On Sat, Sep 13, 2014 at 10:27 PM, k...@rice.edu <k...@rice.edu> wrote:
>> Here're the results running the test program on my i5-4200M
>> crc sb8: 90444623
>> elapsed: 0.513688s
>> speed: 1.485220 GB/s
>> crc hw: 90444623
>> elapsed: 0.048327s
>> speed: 15.786877 GB/s
>> xxhash: 7f4a8d5
>> elapsed: 0.182100s
>> speed: 4.189663 GB/s
>> The hardware version is insanely and works on the majority of Postgres
>> setups and the fallback software implementations is 2.8x slower than the
>> fastest 32bit hash around.
>> Hopefully it'll be useful in the discussion.
> Thank you for running this sample benchmark. It definitely shows that the
> hardware version of the CRC is very fast, unfortunately it is really only
> available on x64 Intel/AMD processors which leaves all the rest lacking.
> For current 64-bit hardware, it might be instructive to also try using
> the XXH64 version and just take one half of the hash. It should come in
> at around 8.5 GB/s, or very nearly the speed of the hardware accelerated
> CRC. Also, while I understand that CRC has a very venerable history and
> is well studied for transmission type errors, I have been unable to find
> any research on its applicability to validating file/block writes to a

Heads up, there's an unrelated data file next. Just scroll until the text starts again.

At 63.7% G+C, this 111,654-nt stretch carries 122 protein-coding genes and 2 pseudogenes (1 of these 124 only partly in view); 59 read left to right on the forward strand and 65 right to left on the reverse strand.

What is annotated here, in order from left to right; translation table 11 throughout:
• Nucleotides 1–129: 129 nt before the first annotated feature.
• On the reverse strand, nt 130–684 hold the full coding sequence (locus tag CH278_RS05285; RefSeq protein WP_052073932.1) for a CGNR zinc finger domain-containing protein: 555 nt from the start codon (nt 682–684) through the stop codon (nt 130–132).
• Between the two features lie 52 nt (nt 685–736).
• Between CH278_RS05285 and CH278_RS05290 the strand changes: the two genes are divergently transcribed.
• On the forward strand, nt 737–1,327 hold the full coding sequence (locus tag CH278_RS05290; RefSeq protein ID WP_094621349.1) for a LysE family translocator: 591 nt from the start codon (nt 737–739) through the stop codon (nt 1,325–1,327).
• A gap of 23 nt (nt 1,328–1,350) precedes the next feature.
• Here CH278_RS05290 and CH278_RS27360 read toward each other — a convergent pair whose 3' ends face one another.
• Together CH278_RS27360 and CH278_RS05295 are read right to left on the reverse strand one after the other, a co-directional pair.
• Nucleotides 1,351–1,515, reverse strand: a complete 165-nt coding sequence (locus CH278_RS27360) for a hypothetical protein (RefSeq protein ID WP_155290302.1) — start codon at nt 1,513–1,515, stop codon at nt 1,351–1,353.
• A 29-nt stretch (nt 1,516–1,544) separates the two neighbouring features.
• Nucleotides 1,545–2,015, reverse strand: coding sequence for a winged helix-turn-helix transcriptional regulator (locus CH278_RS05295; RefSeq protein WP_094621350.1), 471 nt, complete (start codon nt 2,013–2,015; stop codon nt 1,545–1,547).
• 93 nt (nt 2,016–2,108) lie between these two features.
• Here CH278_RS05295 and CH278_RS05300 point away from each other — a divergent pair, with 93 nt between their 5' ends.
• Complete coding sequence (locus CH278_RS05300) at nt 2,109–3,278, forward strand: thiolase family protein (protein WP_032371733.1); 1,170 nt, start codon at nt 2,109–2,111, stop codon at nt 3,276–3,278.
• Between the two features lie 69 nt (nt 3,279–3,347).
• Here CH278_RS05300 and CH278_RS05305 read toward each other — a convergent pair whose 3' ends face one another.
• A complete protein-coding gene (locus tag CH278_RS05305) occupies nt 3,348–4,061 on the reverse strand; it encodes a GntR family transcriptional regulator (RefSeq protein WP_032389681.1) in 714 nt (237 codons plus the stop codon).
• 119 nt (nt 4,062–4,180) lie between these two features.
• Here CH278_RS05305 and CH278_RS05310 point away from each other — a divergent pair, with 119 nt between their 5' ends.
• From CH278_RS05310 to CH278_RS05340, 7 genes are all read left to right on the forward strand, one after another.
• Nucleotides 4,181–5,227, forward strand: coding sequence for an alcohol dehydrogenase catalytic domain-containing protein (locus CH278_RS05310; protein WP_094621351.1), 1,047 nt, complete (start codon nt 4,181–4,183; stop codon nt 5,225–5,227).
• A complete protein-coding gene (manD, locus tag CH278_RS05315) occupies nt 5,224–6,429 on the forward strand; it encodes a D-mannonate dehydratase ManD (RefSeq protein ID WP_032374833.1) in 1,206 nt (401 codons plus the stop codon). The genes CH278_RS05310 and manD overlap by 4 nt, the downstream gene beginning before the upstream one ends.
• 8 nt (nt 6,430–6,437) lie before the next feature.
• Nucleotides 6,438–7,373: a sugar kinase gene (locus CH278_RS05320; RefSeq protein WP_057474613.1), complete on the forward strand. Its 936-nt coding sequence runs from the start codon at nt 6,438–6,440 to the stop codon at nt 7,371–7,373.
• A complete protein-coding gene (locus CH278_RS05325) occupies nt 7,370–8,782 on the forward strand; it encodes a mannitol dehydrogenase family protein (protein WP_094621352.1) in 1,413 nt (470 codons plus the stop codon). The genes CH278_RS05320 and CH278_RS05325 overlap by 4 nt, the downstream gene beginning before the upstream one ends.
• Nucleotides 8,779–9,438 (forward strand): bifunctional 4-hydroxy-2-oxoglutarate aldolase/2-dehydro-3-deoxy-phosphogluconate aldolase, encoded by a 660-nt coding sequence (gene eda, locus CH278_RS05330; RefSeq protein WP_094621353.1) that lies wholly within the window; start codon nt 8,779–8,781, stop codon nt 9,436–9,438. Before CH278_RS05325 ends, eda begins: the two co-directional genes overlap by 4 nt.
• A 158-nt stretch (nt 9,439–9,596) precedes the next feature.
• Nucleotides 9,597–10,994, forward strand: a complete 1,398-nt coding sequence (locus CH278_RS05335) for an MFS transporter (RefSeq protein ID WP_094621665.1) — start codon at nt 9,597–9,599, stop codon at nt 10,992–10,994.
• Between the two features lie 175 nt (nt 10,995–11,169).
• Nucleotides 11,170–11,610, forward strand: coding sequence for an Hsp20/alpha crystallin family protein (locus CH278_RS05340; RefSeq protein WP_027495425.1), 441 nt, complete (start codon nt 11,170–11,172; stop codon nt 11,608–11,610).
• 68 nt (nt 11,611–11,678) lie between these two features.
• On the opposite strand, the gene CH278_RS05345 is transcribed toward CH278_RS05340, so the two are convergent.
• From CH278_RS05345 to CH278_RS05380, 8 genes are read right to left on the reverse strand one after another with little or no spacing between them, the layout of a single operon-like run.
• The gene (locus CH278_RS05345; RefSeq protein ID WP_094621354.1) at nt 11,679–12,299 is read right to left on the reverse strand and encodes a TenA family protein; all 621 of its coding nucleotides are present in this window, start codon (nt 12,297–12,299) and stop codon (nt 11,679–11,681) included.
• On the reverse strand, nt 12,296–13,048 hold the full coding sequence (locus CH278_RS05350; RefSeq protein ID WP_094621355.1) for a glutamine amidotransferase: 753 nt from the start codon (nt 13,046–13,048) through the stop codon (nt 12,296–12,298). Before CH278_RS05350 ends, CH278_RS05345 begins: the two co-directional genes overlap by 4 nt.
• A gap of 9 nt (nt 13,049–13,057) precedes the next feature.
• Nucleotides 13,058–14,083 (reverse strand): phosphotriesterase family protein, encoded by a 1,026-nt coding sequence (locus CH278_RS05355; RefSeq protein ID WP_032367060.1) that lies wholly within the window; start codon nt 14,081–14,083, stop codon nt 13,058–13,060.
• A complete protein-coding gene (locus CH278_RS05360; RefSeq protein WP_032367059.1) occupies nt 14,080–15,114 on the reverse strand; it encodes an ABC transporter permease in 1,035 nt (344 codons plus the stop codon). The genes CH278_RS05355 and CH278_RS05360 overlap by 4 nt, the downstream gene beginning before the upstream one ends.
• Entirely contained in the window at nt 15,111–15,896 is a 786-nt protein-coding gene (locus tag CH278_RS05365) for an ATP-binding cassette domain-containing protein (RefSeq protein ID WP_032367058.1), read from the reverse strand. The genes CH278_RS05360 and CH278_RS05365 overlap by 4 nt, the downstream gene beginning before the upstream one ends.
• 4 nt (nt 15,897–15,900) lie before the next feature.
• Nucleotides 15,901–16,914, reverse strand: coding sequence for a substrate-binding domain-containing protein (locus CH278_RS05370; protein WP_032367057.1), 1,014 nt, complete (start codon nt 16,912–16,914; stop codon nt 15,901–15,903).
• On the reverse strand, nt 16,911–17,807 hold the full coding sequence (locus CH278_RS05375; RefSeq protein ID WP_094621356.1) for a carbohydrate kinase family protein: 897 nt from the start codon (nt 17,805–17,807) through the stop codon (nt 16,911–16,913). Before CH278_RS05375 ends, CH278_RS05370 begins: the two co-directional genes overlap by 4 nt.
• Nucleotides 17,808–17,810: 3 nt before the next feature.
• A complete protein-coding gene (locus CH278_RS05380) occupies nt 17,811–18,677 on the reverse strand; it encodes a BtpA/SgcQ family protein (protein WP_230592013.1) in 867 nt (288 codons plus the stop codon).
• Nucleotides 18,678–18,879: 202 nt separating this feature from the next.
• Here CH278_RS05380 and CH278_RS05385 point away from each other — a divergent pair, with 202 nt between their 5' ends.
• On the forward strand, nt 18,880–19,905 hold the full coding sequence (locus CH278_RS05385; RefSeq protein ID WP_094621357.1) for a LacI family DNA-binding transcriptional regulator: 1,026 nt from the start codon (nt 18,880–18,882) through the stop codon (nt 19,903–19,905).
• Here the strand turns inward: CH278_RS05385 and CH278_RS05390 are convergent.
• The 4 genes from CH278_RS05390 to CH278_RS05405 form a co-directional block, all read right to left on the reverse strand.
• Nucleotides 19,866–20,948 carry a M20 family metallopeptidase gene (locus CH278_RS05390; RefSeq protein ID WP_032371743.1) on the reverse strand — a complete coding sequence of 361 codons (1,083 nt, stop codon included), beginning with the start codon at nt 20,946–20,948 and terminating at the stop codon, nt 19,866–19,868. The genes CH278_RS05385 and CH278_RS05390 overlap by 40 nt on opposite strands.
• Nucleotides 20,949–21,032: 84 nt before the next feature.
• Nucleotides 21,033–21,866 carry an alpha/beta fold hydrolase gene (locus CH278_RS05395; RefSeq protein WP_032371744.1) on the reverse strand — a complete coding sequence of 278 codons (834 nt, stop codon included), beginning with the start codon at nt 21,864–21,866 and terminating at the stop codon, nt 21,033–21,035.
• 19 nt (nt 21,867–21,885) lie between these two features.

> disk drive. While it is to quote you "unbeaten collision wise", xxhash,
> both the 32-bit and 64-bit version are its equal. Since there seems to
> be a lack of research on disk based error detection versus CRC polynomials,
> it seems likely that any of the proposed hash functions are on an equal
> footing in this regard. As Andres commented up-thread, xxhash comes along
> for "free" with lz4.

Bear in mind that

a) taking half of the CRC will invalidate all error detection
capability research, and it may also invalidate its properties,
depending on the CRC itself.

b) bit corruption as is the target kind of error for CRC are resurging
in SSDs, as can be seen in table 4 of a link that I think appeared on
this same list:

I would totally forget of taking half of whatever CRC. That's looking
for pain, in that it will invalidate all existing and future research
on that hash/CRC type.

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